Kiko shops for food during a mobile pantry distribution held with Micronesian Islander Community at Chemeketa Community College.

On a recent Saturday morning, a community building at Chemeketa Community College is abuzz with activity.

The mellow sounds of a Fijian reggae artist fill the air as people exchange greetings and laughs — and fill grocery bags with a selection of fresh produce, shelf-stable items, and frozen foods from Marion Polk Food Share’s mobile pantry.

It’s one of a monthly series of events hosted by Salem-based Micronesian Islander Community (MIC) in partnership with the Food Share, part of an initiative to help increase food security for Micronesian and Pacific Islander natives.

The monthly event also includes COVID-19 vaccination and testing, assistance in enrolling in the Oregon Health Plan, and services from notaries who speak their native languages —the latter a vital service to a community that faces language barriers when seeking resources. Attendees speak at least 10 different languages, and some are hesitant to pursue services due to communication difficulties.

Kapiolani shops for food during a mobile pantry distribution held in partnership with Micronesian Islander Community.

“Not only do we have food boxes, we also provide culturally specific support, like language support,” says Jackie, MIC’s director. “We’re trying to reduce barriers to access and even increase accessibility. We want people to know about all the programs and services available, instead of them having to figure it out on their own.”

Kapiolani, an MIC community health worker and a mobile pantry client, says the mobile distributions are conveniently located for the Micronesian Islanders, many of whom live nearby and do not have convenient access to transportation. Another benefit: The ability to receive as much food as is needed to feed large households.

“Some people have three, four, five families in one household, and it’s hard for them to feed everybody,” Kapiolani says. “Coming here and getting as much food as they need really helps a lot.”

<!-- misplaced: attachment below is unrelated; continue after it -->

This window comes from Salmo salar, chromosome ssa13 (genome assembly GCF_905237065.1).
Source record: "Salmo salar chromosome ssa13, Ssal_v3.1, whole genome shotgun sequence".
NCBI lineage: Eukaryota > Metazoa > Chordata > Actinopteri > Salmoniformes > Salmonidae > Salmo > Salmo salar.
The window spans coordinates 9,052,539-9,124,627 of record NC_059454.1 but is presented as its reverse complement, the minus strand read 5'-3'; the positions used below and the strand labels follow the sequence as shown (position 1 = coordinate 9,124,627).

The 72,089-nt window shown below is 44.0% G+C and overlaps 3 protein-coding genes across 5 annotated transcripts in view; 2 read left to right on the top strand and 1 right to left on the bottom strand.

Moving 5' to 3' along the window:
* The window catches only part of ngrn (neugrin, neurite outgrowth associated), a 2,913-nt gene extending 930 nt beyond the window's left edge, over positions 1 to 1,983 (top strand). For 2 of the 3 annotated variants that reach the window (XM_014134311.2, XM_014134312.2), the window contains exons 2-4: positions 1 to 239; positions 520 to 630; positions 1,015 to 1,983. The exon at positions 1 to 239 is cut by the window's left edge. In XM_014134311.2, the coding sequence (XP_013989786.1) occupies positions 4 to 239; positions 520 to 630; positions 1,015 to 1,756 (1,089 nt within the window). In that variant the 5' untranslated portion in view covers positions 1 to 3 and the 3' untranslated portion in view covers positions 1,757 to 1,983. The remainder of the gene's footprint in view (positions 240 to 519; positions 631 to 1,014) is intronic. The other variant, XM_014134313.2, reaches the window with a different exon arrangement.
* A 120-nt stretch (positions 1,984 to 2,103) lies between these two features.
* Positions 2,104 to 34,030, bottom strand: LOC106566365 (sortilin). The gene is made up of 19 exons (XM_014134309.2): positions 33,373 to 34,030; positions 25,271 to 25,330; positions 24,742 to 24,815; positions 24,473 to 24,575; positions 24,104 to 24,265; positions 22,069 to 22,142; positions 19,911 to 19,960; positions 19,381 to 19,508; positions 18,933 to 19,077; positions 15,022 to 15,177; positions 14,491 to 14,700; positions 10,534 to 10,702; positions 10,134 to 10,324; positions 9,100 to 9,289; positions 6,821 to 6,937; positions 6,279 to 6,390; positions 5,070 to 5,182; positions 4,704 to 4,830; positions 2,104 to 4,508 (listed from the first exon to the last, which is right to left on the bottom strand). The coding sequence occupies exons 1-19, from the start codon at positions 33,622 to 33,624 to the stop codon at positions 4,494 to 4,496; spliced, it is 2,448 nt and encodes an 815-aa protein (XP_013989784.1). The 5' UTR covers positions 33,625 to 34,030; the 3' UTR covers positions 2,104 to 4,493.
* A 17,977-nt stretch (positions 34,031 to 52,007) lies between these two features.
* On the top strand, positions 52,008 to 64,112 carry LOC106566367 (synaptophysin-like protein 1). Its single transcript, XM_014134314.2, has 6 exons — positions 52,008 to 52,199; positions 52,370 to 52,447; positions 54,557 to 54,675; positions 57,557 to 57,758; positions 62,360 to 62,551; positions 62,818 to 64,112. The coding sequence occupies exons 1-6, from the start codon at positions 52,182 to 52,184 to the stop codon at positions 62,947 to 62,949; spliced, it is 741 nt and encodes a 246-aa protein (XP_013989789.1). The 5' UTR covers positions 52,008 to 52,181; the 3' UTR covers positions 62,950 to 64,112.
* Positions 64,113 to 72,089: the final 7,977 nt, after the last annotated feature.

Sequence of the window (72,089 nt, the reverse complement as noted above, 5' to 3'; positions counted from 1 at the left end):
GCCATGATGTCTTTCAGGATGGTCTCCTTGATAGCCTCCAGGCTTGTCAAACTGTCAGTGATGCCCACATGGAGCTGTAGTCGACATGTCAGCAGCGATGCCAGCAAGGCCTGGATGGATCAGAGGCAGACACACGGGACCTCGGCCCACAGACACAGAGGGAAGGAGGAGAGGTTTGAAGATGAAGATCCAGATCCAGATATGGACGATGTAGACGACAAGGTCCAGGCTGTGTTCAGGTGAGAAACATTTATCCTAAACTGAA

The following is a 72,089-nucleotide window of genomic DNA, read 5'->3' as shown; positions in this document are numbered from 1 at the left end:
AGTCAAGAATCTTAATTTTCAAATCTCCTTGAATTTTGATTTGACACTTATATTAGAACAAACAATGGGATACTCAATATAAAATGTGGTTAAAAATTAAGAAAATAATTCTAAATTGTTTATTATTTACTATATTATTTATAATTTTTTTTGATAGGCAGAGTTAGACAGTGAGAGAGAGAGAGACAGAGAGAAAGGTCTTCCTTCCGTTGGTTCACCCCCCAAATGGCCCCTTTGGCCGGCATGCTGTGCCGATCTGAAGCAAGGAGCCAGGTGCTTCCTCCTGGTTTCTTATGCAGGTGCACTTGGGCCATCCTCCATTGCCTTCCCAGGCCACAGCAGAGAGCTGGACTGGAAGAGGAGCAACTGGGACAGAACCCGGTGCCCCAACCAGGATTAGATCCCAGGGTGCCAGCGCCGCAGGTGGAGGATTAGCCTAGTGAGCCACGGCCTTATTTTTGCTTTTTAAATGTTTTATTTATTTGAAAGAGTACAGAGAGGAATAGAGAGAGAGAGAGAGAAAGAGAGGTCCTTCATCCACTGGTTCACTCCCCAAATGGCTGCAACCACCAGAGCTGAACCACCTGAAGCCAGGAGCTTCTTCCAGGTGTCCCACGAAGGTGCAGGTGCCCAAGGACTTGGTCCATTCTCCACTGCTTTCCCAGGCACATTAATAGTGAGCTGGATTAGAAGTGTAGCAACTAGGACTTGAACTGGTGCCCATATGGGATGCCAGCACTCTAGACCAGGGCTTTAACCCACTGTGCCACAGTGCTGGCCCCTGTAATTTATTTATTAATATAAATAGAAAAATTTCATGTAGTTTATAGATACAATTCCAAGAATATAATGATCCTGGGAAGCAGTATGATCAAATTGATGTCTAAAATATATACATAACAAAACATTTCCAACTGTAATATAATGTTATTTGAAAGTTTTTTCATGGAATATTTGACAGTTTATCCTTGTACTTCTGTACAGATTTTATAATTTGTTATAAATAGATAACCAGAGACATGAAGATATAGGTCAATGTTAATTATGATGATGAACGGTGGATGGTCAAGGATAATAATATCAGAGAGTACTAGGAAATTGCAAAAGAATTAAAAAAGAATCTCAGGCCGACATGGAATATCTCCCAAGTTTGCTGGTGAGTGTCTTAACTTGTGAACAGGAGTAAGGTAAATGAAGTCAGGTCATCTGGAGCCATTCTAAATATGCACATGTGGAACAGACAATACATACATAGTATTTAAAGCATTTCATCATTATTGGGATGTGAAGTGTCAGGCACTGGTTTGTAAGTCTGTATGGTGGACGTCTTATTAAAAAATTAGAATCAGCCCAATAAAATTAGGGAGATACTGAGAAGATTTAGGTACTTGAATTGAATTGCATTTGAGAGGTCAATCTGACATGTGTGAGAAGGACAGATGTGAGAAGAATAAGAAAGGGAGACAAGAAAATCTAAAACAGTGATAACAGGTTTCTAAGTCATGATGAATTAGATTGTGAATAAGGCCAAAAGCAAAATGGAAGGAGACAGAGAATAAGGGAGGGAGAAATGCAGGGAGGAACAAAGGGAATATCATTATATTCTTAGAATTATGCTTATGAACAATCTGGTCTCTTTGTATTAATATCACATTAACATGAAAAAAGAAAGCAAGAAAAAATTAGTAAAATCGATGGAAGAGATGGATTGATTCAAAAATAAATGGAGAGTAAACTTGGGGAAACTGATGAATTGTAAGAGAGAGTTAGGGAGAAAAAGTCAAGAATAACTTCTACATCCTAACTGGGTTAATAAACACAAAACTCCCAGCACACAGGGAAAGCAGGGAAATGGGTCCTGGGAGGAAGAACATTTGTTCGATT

The Food Share’s partnership with MIC began with a produce program in 2019. When the pandemic started, the Food Share teamed with MIC to hold Farmers to Families Food Box distributions for their community, which was severely impacted by COVID-19.

“We’re a small community, but we have high numbers of death and long-term health complications,” Jackie says. “We’ve lost community leaders, elders, and even our clan chief, who passed away from COVID complications. So we’ve been really mindful about trying to get out COVID tests and vaccines.”

Santauo takes a box of food to his car during a mobile pantry distribution at Chemeketa Community College.

When the federal food box program ended in 2021, the Food Share started bringing the mobile pantry to MIC’s monthly events. The transition from pre-made food boxes to a shopping style is working extremely well.

“People are able to shop for what they need, and what’s being offered is amazing,” Jackie says. “They are very enthusiastic because they get to choose what they want.”

Through the program, the Food Share makes it a priority to get nutritious food to the community and to reach areas and populations that are underserved.

For people like Kiko, an MIC volunteer who took a break from handing out prepared meals to shop for food, the mobile pantry has made a real difference for his household, particularly with rising food costs.

“Things are expensive and there’s stuff we can’t afford,” he says. “Times are hard right now. Having this food really helps us out.”

We can’t thank you enough for your care and compassion for communities like MIC and families like Kapiolani’s and Kiko’s.

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